Yes, we will retune DTT again, but it will not be soon

The Second Digital Dividend has just ended . Since October 31, 2020, the 700 MHz band has been fully released so that operators can start operating in it with 5G coverage . The auction will be held in March, and it will be the second time that DTT has given way to mobile telephony, as has already happened with the 800 MHz of 4G. However, this is not going to be the last time it will happen.

The DTT National Technical Plan , approved by Royal Decree in June 2019, guarantees that DTT will continue to operate in Spain at least until 2030 in the same bands that it is currently doing. Thus, there will be no Third Digital Dividend or loss of bands by DTT in the next 9 years.

DTT will not lose bands until at least 2030

As explained by the Ministry of Economic Affairs and Digital Transformation, the allocation of new uses for frequency bands is coordinated at the international level in the World Radiocommunication Conferences (WRC) held by the International Telecommunications Union (ITU) . These conferences are held every three to four years, the last being held in October and November 2019 in Egypt. The previous one was held in Geneva in November 2015, the same as those of 2003 and 2007.

In 2019, there was no talk of any change in DTT frequency bands for other uses. Therefore, it is not expected that this issue will be discussed until at least 2022 or 2023, which is when the next World Conference on the matter will be held. In addition, in the event that something is discussed there, it will be the European Union that will have to establish the deadlines to release the bands.

In 2023 there will be no SD channels

What we will see on January 1, 2023 is that all DTT channels will be in HD, leaving behind the SD and the MPEG2 standard that they use. What is not known is whether the use of the current DVB-T standard and the MPEG4 codec (H.264) will continue, or whether it will give way to DVB-T2 and HEVC, which allow the use of spectrum to be cut in half with the same current quality. They also allow you to offer higher quality, as well as add more channels.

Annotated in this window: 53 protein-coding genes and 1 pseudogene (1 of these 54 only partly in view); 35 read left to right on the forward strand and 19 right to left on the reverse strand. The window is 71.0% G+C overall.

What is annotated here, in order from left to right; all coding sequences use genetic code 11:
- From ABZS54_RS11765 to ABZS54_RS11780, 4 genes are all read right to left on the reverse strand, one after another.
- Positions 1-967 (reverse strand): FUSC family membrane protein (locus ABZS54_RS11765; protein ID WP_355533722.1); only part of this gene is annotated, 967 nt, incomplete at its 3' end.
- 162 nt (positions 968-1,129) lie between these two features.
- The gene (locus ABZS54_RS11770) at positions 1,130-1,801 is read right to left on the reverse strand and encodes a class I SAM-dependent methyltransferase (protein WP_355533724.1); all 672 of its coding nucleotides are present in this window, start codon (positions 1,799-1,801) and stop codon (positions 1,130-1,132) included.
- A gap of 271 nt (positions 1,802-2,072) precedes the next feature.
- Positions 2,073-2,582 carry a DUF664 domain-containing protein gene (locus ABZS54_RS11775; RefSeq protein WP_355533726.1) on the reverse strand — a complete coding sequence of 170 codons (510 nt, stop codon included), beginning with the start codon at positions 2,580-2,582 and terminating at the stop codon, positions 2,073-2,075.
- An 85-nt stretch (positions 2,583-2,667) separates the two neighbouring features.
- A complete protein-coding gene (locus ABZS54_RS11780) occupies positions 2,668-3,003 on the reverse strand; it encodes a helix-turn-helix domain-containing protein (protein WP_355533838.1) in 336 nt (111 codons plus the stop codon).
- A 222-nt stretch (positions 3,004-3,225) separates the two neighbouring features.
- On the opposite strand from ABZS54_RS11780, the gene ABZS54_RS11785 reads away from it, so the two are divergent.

With the elimination of the SD channels, enough spectrum would already be freed up to improve the bitrate, which would make it not essential to switch to DVB-T2 . In the future, in the event that, for example, the 600 MHz band becomes used by mobile telephony, then it would be necessary to use a new technology that uses the spectrum more efficiently, since otherwise channels would be lost .

Will 5G replace DTT?

Therefore, it is clear that at least we are going to have to retune DTT once more in the next two years to eliminate SD channels and stay only with HD. From there, can we touch buy a decoder or a TV with DVB-T2 because, since the summer of 2019, all new TVs must carry one integrated, or we can continue using the DVB-T HD today for a little longer.

DTT currently uses 8 MHz channels with a bitrate of up to 19.91 Mbps. This figure is obtained as a result of the modulation parameters used in Spain, where 64QAM is used, a guard interval of 1/4, 6.048 useful carriers, and a 2/3 encoding rate. This rate indicates that, of every three bits sent, two are valid and one of them is used as redundancy if one fails to deliver. If it were not for that, 30 Mbps of bitrate could be used, although the channels would present errors in the transmission.

Each HD channel has a bitrate that reaches 4.5 Mbps, as is the case with SD, which tend to have slightly lower figures around 3.5 or 4 Mbps. Thanks to better encoding efficiency, H. 264 can compress a higher resolution image than SD and use almost the same spectrum.

For this reason, each multiplex only accepts up to four HD channels, with three being the maximum that we currently see combined with a DTT channel. To this we must add that there is a percentage that is also used for radio stations, programming guides, teletext, and other services accessible via DTT.

Therefore, until changes are made in that way of encoding and compressing the signals, it is not possible to add more channels or use the spectrum more efficiently. If we multiply the 9 multiplexes currently used in DTT by the 19.91 Mbps of each one, we have that DTT uses 179.19 Mbps distributed in 224 MHz of spectrum from 470 to 694 MHz. In this case of 5G, in that same spectrum, it is possible to reach speeds of several thousand Mbps.

Thus, things that are difficult to predict may occur between now and 2030. For example, it is possible that some technology will be implemented at a European level that allows the broadcasting of television signals through 5G, which has a technology called FeMBMS  ( Further evolved Multimedia Broadcast Multicast Service ). This would allow receiving the TV signal anywhere thanks to mobile phones, and without having to depend on external tuners, as well as not having to use programs to watch DTT on PC . FeMBMS technology has been tested for years in Germany, where emissions have already been made in tests that have shown that this technology is viable.

 

by Abdullah Sam
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